A local birth cohort study, GUSTO (Growing Up in Singapore Towards Healthy Outcomes), has found that babies born to mothers with gestational diabetes may have attention issues.
Mothers with gestational diabetes
– the type which develops during
pregnancy, could be more likely to
have babies with attention problems,
a local study suggests.
The study found that these babies
paid more attention to background
noise, which should be ignored,
compared to babies whose mothers
did not have the condition. They also
did not respond as well to odd, infrequent
To detect this, the event-related
potential (ERP) technique was
used, which measures brain response
to a specific stimulus.
“The literature shows that differences
in some of the ERP performances
are predictive of attention
problems,” said Dr Cai Shirong, senior
research fellow at the National
University of Singapore’s Yong Loo
Lin School of Medicine, who led the
But she cautioned that the analysis
was preliminary, looking so far
only at babies aged six months and
18 months.“We don’t yet know whether
it will translate to attention
problems later in life.”
So the team will be following up
with the babies to assess if they do
develop attention problems later
on, such as attention deficit hyperactivity
Children with ADHD have trouble
focusing on certain tasks and
The research is part of an ongoing
project called Growing Up In Singapore
Towards Healthy Outcomes
(Gusto), which was started in 2009
with around 1,200 expectant women.
It continues to track the women
and their children.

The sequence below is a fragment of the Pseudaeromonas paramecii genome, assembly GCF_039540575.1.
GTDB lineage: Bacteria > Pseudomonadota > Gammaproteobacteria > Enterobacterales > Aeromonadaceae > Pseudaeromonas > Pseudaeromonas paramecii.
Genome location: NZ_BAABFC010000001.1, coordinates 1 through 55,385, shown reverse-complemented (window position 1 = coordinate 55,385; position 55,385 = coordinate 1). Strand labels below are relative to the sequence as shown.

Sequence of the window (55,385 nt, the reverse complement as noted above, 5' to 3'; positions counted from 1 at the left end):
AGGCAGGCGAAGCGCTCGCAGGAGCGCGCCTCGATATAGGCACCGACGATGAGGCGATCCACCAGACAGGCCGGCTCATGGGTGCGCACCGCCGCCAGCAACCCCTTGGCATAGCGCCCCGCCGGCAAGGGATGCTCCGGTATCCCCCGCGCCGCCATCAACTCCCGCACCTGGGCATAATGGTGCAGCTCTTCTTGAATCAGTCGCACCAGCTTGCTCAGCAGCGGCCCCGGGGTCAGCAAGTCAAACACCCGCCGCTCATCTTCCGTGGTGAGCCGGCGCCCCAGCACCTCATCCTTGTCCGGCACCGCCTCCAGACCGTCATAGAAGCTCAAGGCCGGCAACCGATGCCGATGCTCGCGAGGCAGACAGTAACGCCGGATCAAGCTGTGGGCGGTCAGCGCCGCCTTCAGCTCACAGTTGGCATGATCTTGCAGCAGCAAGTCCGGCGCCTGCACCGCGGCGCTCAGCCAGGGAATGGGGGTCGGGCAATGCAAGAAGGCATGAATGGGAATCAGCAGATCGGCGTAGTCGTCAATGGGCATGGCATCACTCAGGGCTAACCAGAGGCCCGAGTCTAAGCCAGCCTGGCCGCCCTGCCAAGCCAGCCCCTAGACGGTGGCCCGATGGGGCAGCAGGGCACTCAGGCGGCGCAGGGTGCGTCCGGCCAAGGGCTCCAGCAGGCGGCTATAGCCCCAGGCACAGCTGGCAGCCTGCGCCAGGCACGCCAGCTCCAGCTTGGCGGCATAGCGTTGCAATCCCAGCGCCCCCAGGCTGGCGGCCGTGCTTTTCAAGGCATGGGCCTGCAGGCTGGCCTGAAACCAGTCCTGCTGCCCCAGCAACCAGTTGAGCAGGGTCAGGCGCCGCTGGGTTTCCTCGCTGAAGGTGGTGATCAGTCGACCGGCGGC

The latest study on attention analysed
data from 473 babies, 74 of
which were born to mothers who
had gestational diabetes. The
babies’ brain activity was tracked as
they were played a “standard”
sound and an “oddball” sound of either
“ma” or “na”.
People generally commit standard
sounds to memory and regard
them as background noise, and do
not pay much attention to them.
The brain wave readings revealed
that babies whose mothers had gestational
diabetes reacted more to
the “standard” stimuli while babies
whose mothers were healthy reacted more
to the “oddball” stimuli.
The results were published in
peer-reviewed scientific journal
PlosOne in September.
In Singapore, gestational diabetes
affects one in five pregnant
women here–this is one of the highest
rates in the world.
Dr Anne Rifkin-Graboi, senior author
of the paper, noted that the babies
who had mothers with gestational
diabetes in the study were
not exceptionally large – babies can
become bigger than normal as a result
of the condition – which likely
meant their mothers had treatment
to control their diabetes.
“But yet we still saw a subtle effect
on the brain,” said Dr
Rifkin-Graboi, who is head of the
Agency for Science, Technology
and Research’s Neurodevelopment
“So maybe some of the risks from
what is going on with the brain development is
actually happening earlier
than the second trimester,
when the mothers are getting tested
for gestational diabetes,” she said.
More studies need to be done to
find out if a mother’s physiology at
earlier stages of pregnancy affects
brain development, and if so, perhaps
testing and treatment should
be done earlier, she pointed out.
Madam Himani Rajnikant Shah,
39, a participant of the Gusto
project, said such findings will help
future mothers to be more aware of
their health and how it could affect
their child, and make them more
cautious about their lifestyles during
“I feel satisfied being part of the
study as it makes me think about
what is important for a child’s development,
and I also feel that I am doing
my bit for society by providing
data for research that will benefit
the next generation,” said the senior
consultant at Credit Suisse bank.
Associate Professor Tan Lay Kok,
from the Singapore General
Hospital’s department of obstetrics
and gynaecology, said the finding is
interesting and gives credence to
the policy of screening for gestational
diabetes in all pregnant women.
Dr Bee Yong Mong, head of the
SingHealth Duke-NUS Diabetes
Centre, said: “The findings should
prompt pregnant women to pay
closer attention to their nutrition
and physical activities during pregnancy
to reduce their risk of developing